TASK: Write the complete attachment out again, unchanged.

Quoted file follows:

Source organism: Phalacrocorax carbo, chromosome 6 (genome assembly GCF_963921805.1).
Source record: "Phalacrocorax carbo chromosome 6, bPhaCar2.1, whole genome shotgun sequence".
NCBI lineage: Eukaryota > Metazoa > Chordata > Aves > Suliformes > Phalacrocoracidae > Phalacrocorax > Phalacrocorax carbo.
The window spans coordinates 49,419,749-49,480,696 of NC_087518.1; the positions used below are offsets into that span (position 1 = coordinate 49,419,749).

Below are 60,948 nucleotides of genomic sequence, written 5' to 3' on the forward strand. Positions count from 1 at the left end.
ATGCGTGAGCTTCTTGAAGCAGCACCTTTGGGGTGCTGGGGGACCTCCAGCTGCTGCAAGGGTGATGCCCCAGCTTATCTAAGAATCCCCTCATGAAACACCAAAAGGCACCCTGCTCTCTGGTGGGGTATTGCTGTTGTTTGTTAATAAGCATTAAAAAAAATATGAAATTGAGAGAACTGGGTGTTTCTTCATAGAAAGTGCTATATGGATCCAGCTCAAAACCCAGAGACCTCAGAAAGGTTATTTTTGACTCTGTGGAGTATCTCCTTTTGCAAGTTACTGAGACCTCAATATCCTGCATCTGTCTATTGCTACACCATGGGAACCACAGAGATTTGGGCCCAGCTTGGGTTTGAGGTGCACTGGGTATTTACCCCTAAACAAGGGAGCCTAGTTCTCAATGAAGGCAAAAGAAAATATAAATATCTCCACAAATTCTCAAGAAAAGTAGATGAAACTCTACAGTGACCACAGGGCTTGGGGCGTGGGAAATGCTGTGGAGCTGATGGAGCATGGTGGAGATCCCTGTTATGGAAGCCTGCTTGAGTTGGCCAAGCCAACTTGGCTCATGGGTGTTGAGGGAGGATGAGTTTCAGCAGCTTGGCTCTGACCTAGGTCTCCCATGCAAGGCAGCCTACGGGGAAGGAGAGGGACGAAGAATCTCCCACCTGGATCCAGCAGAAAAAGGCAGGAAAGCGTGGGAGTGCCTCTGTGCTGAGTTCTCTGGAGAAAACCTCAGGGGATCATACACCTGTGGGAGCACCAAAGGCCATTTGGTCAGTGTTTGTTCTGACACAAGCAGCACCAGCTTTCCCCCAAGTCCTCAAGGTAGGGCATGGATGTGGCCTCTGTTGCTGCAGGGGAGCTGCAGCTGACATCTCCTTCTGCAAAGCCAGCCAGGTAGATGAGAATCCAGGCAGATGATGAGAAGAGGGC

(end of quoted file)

Source organism: Phalacrocorax carbo, chromosome 6 (genome assembly GCF_963921805.1).
Source record: "Phalacrocorax carbo chromosome 6, bPhaCar2.1, whole genome shotgun sequence".
NCBI lineage: Eukaryota > Metazoa > Chordata > Aves > Suliformes > Phalacrocoracidae > Phalacrocorax > Phalacrocorax carbo.
The window spans coordinates 49,419,749-49,480,696 of NC_087518.1; the positions used below are offsets into that span (position 1 = coordinate 49,419,749).

Below are 60,948 nucleotides of genomic sequence, written 5' to 3' on the forward strand. Positions count from 1 at the left end.
ATGCGTGAGCTTCTTGAAGCAGCACCTTTGGGGTGCTGGGGGACCTCCAGCTGCTGCAAGGGTGATGCCCCAGCTTATCTAAGAATCCCCTCATGAAACACCAAAAGGCACCCTGCTCTCTGGTGGGGTATTGCTGTTGTTTGTTAATAAGCATTAAAAAAAATATGAAATTGAGAGAACTGGGTGTTTCTTCATAGAAAGTGCTATATGGATCCAGCTCAAAACCCAGAGACCTCAGAAAGGTTATTTTTGACTCTGTGGAGTATCTCCTTTTGCAAGTTACTGAGACCTCAATATCCTGCATCTGTCTATTGCTACACCATGGGAACCACAGAGATTTGGGCCCAGCTTGGGTTTGAGGTGCACTGGGTATTTACCCCTAAACAAGGGAGCCTAGTTCTCAATGAAGGCAAAAGAAAATATAAATATCTCCACAAATTCTCAAGAAAAGTAGATGAAACTCTACAGTGACCACAGGGCTTGGGGCGTGGGAAATGCTGTGGAGCTGATGGAGCATGGTGGAGATCCCTGTTATGGAAGCCTGCTTGAGTTGGCCAAGCCAACTTGGCTCATGGGTGTTGAGGGAGGATGAGTTTCAGCAGCTTGGCTCTGACCTAGGTCTCCCATGCAAGGCAGCCTACGGGGAAGGAGAGGGACGAAGAATCTCCCACCTGGATCCAGCAGAAAAAGGCAGGAAAGCGTGGGAGTGCCTCTGTGCTGAGTTCTCTGGAGAAAACCTCAGGGGATCATACACCTGTGGGAGCACCAAAGGCCATTTGGTCAGTGTTTGTTCTGACACAAGCAGCACCAGCTTTCCCCCAAGTCCTCAAGGTAGGGCATGGATGTGGCCTCTGTTGCTGCAGGGGAGCTGCAGCTGACATCTCCTTCTGCAAAGCCAGCCAGGTAGATGAGAATCCAGGCAGATGATGAGAAGAGGGC